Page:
Health-care IT: Study questions value of costly imaging technology

November 26, 2008
Brandon Glenn
Brandon Glenn

Though the use of computed tomography and magnetic resonance imaging has skyrocketed in the last decade, the benefits of the technology's increased availability are not clear, according to a new study.

Though the use of computed tomography and magnetic resonance imaging has skyrocketed in the last decade, the benefits of the technology’s increased availability are not clear, according to a study published in the November/December issue of the journal Health Affairs.

The authors of the study, “Expanded Use of Imaging Technology and the Challenge of Measuring Value,” write that the high costs associated with the technology “raise concerns about whether widespread availability is justified.”

The study’s three authors, two Stanford University professors and a Harvard Medical School lecturer, stop short of claiming that the value associated with expanded use and availability of CT scans and MRIs does not justify the cost. They contend that more data need to be gathered on the effect that the increased availability of the technology has had on patient outcomes.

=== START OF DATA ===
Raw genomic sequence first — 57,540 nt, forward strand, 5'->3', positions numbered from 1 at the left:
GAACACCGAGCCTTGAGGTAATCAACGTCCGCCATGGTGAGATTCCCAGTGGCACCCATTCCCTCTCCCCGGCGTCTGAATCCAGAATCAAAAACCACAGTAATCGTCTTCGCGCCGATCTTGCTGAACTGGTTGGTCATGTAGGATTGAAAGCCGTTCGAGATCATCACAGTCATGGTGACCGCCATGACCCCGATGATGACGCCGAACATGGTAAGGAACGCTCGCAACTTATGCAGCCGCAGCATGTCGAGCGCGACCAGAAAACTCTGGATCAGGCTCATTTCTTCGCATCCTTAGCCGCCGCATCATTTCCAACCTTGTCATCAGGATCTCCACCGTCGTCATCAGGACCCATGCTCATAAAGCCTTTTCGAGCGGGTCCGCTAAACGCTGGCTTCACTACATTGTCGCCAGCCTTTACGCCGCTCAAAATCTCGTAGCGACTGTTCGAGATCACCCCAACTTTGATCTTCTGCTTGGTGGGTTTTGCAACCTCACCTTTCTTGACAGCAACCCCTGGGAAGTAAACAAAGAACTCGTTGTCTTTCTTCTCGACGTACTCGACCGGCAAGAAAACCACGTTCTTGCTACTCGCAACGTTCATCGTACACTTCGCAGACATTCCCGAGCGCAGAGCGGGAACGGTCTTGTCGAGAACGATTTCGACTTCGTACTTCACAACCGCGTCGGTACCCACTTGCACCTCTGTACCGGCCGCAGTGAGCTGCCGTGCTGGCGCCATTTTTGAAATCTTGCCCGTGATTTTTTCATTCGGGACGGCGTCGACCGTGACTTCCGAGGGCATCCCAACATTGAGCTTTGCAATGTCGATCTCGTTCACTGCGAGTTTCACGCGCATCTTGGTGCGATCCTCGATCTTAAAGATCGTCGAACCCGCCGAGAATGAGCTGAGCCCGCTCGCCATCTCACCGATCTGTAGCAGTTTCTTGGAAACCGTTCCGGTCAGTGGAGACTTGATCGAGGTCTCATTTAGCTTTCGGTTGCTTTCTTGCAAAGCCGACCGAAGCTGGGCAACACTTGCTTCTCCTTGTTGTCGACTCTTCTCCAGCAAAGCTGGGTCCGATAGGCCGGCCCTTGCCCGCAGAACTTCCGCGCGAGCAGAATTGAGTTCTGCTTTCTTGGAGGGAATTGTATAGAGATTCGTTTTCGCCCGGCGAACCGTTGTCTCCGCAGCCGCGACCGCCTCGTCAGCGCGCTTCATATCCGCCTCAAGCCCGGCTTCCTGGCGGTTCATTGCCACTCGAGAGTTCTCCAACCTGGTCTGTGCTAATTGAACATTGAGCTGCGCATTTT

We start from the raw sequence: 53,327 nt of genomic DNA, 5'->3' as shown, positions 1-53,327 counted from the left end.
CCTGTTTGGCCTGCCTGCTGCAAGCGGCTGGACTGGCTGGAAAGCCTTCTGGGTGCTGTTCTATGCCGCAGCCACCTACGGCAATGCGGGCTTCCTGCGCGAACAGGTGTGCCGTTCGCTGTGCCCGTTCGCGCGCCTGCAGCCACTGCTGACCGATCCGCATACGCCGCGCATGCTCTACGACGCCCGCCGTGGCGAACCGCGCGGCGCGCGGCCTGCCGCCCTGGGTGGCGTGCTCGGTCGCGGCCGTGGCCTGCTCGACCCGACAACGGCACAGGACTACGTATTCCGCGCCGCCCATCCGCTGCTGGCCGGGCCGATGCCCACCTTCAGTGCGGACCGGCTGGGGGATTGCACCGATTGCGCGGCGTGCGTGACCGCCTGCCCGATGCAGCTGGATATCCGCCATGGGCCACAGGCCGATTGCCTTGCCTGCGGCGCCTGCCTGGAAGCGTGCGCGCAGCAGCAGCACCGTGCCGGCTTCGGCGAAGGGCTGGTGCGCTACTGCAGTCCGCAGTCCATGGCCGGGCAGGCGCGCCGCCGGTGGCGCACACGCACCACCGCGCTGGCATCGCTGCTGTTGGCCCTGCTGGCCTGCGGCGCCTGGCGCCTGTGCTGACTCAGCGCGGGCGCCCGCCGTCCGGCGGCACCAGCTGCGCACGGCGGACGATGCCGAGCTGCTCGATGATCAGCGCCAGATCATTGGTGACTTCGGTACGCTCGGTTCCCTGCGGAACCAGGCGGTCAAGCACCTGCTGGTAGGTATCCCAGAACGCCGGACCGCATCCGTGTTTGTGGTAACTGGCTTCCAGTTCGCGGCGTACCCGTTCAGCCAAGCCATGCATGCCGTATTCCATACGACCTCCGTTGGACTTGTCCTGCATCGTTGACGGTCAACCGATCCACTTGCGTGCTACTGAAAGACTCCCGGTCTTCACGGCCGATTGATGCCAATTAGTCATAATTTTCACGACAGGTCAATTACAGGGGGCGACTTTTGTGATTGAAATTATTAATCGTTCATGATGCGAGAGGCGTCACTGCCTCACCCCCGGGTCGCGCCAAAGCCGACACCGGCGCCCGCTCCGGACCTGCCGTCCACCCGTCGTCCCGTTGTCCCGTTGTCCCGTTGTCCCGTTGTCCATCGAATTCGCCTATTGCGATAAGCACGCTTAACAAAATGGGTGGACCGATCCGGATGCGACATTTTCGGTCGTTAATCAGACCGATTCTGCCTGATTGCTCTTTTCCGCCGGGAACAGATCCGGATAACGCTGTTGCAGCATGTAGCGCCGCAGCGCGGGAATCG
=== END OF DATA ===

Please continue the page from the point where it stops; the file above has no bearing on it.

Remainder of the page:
“Although this kind of (cost-benefit) information has been difficult to develop, there is little question that it is increasingly needed,” the authors write.

Analyzing Medicare claims data, the authors report that the number of MRI procedures per 1,000 beneficiaries increased from “essentially zero” in 1985 to 50 in 1995, and then more than tripled to 173 by 2005. CT procedures also rose dramatically, more than doubling from 1995 to 2005, when they reached 547 per 1,000 beneficiaries, the study says.

Imaging technology carries a “substantial” price tag, with state-of-the-art MRI units costing about $2 million. Still, the high costs may be justified if they bring “sufficiently large benefits,” such as improving health outcomes or reducing the use of more-expensive or invasive diagnostic tests, according to the study.

Pricy technology has drawn increased attention recently as a possible cause of the high costs of health care in the U.S. A recent study released by the Robert Wood Johnson Foundation argues that runaway spending on unproven and ineffective technology is the greatest contributing factor to the skyrocketing cost of American health care.